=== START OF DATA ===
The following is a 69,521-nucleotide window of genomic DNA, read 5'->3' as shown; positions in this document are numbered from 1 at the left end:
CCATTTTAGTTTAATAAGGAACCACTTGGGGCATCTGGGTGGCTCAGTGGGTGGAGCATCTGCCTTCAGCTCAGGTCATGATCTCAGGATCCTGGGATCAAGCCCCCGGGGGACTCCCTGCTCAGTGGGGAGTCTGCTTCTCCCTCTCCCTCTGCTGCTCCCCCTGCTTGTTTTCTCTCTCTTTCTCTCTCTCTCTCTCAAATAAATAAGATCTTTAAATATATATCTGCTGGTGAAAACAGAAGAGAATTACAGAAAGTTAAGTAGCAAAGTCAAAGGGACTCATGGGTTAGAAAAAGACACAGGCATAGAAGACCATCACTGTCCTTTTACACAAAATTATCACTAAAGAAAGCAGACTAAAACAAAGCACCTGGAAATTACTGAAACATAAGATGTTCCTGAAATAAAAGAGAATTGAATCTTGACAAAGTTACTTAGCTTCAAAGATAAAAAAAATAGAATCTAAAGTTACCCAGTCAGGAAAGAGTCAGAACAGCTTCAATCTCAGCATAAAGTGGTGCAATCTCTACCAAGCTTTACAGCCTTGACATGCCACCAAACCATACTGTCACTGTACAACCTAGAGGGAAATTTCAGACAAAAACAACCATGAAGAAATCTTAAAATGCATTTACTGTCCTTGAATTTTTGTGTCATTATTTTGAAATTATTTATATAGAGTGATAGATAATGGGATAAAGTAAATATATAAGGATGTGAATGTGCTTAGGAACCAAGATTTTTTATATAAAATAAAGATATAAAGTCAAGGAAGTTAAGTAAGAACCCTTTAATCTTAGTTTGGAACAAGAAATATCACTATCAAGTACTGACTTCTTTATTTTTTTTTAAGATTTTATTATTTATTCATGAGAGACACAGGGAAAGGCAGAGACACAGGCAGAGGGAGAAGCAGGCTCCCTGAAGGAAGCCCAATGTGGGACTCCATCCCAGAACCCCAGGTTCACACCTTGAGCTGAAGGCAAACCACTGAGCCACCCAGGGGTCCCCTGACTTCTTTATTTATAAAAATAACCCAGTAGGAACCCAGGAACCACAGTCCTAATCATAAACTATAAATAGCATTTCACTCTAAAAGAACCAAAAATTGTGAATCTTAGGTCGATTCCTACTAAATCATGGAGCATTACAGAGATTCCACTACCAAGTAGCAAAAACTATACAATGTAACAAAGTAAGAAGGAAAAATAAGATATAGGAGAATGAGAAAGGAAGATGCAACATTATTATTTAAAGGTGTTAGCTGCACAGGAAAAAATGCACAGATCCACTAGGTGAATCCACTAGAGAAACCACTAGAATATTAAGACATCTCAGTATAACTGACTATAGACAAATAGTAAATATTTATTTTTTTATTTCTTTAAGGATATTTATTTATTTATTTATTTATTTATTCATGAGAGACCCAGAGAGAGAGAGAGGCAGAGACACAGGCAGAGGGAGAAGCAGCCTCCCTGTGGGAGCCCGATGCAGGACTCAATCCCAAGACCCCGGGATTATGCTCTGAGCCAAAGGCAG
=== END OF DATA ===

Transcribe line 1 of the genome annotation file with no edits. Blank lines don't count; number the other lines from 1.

The following is a 69,521-nucleotide window of genomic DNA, read 5'->3' as shown; positions in this document are numbered from 1 at the left end: